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November 16, 2011 at 9:12 PM

Steve Sundquist, Peter Maier, Roscoe Bass honored at Seattle School Board meeting

It was a night for tributes at Wednesday night’s Seattle School Board meeting.

Board members, district officials and community members honored longtime school administrator Roscoe Bass, who died last week, and Steve Sundquist and Peter Maier, both of whom appear headed for defeat in their bids for re-election to the board.

“Autumn is a time of change and passage, and that’s what it feels like tonight to me,” board vice president Michael DeBell said before launching into a speech discussing all three men.

DeBell was joined by almost all of the other board members in praising Bass, who served as principal of Garfield High School and Sharples Alternative High School. Officials also suspended their normal rules for public comment to allow a group of community members to offer a description of Bass’ life.

“He was a very dedicated man to kids, and we’re really going to miss him,” board member Betty Patu said.

Then the officials turned their attention to the board members who soon may be off the school board.

Sundquist, a one-term incumbent and the current board president who conceded to retired teacher Marty McLaren on Sunday, received lengthy praise from Interim Superintendent Susan Enfield.

“Finding leaders who lead from a place of true integrity and commitment to serving what is in the best interests of children is rare,” she said. “And in my experience working with Director Sundquist, that integrity and commitment has been there from the first time I met him.”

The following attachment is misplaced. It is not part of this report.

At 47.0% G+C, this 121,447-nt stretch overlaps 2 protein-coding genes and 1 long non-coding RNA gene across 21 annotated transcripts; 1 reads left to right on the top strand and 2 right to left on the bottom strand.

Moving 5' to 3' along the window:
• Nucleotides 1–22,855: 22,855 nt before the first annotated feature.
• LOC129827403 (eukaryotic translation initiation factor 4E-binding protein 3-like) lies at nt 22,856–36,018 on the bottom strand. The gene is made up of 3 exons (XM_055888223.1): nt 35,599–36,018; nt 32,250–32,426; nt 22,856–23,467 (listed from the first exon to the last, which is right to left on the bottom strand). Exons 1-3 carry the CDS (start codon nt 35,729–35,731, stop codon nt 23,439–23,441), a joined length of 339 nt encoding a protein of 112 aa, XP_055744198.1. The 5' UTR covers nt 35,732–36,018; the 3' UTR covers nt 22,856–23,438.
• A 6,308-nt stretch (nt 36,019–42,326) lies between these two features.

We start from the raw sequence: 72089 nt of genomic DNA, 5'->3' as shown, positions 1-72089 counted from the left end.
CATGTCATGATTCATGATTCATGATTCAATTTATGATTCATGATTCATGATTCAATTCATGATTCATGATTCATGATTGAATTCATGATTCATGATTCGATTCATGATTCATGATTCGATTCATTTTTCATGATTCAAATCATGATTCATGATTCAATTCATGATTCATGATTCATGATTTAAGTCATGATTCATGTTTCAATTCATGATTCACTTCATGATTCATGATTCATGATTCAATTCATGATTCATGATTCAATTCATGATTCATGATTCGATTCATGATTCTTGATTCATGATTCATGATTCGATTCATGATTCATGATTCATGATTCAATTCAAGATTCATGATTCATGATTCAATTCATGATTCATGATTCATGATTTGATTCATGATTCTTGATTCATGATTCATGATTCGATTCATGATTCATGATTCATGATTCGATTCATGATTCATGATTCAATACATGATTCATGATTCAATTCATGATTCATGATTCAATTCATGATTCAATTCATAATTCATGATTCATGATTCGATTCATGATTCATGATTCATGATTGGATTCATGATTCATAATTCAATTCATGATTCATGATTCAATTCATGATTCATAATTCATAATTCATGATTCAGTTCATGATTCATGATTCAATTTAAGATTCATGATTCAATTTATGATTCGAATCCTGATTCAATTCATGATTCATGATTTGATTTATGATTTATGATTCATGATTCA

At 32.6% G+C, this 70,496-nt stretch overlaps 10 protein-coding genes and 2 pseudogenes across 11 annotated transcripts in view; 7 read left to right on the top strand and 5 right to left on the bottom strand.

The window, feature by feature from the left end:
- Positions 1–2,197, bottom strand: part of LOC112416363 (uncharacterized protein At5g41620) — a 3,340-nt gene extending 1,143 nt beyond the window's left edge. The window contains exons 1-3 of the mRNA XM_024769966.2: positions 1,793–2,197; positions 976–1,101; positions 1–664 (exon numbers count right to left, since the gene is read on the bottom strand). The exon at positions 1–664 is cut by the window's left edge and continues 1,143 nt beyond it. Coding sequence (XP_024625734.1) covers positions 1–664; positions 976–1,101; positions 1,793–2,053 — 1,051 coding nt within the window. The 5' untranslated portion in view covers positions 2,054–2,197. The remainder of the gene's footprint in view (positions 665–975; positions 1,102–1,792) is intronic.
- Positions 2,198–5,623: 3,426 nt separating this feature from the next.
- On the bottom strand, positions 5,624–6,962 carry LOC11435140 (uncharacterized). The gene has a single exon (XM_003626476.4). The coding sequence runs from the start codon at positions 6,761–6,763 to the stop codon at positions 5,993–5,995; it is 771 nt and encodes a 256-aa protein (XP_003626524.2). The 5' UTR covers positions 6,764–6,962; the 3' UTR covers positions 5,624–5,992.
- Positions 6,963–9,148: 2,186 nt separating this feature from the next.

Enfield’s remarks prompted a standing ovation from the crowd, the second such response he got that day. Earlier Wednesday, at a luncheon to present the district’s annual scorecard, Sundquist received an unusually long ovation from the crowd of community leaders and education officials.

The result of Maier’s race is less clear — his challenger, Sharon Peaslee, leads by just 742 votes — but officials praised him in case it was his last meeting.

“He was always prepared extremely well for board meetings and for the deliberations and debate that was necessary to come to a good decision,” said DeBell, who called Maier “tenacious.”

“I hope the voters of Seattle realize how much you have done for the voters of Seattle Public Schools,” DeBell added, speaking about both Sundquist and Maier.

Sundquist and Maier both said it had been an honor to serve and they would continue to be involved in the community.

Comments | More in Education | Topics: Betty Patu, Marty McLaren, Michael DeBell

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